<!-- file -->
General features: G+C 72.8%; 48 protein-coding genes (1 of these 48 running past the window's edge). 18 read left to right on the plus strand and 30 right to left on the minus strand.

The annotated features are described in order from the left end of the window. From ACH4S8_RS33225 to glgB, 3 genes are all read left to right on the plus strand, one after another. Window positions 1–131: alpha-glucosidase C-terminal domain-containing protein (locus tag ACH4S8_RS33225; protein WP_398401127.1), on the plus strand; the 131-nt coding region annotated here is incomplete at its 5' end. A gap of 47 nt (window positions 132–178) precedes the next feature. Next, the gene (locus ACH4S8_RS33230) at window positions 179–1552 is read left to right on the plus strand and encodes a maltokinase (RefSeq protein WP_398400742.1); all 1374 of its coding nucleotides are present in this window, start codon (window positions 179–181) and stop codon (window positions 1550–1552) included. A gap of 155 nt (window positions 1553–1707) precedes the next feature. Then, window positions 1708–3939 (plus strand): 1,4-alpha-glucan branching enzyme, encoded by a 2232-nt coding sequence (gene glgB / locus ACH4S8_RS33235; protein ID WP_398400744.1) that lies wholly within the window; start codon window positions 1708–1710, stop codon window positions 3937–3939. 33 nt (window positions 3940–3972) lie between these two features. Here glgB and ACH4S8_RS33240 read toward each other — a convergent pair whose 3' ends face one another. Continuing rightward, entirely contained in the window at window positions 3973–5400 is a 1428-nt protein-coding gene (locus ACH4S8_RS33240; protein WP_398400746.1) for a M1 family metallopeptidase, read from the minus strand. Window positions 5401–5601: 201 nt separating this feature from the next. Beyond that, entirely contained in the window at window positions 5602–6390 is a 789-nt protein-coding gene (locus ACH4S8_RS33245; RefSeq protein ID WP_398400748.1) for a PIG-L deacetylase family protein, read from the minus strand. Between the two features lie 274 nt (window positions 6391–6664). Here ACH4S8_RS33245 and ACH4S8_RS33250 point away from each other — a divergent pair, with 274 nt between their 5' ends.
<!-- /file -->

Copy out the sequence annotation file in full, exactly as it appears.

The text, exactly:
General features: G+C 72.8%; 48 protein-coding genes (1 of these 48 running past the window's edge). 18 read left to right on the plus strand and 30 right to left on the minus strand.

The annotated features are described in order from the left end of the window. From ACH4S8_RS33225 to glgB, 3 genes are all read left to right on the plus strand, one after another. Window positions 1–131: alpha-glucosidase C-terminal domain-containing protein (locus tag ACH4S8_RS33225; protein WP_398401127.1), on the plus strand; the 131-nt coding region annotated here is incomplete at its 5' end. A gap of 47 nt (window positions 132–178) precedes the next feature. Next, the gene (locus ACH4S8_RS33230) at window positions 179–1552 is read left to right on the plus strand and encodes a maltokinase (RefSeq protein WP_398400742.1); all 1374 of its coding nucleotides are present in this window, start codon (window positions 179–181) and stop codon (window positions 1550–1552) included. A gap of 155 nt (window positions 1553–1707) precedes the next feature. Then, window positions 1708–3939 (plus strand): 1,4-alpha-glucan branching enzyme, encoded by a 2232-nt coding sequence (gene glgB / locus ACH4S8_RS33235; protein ID WP_398400744.1) that lies wholly within the window; start codon window positions 1708–1710, stop codon window positions 3937–3939. 33 nt (window positions 3940–3972) lie between these two features. Here glgB and ACH4S8_RS33240 read toward each other — a convergent pair whose 3' ends face one another. Continuing rightward, entirely contained in the window at window positions 3973–5400 is a 1428-nt protein-coding gene (locus ACH4S8_RS33240; protein WP_398400746.1) for a M1 family metallopeptidase, read from the minus strand. Window positions 5401–5601: 201 nt separating this feature from the next. Beyond that, entirely contained in the window at window positions 5602–6390 is a 789-nt protein-coding gene (locus ACH4S8_RS33245; RefSeq protein ID WP_398400748.1) for a PIG-L deacetylase family protein, read from the minus strand. Between the two features lie 274 nt (window positions 6391–6664). Here ACH4S8_RS33245 and ACH4S8_RS33250 point away from each other — a divergent pair, with 274 nt between their 5' ends.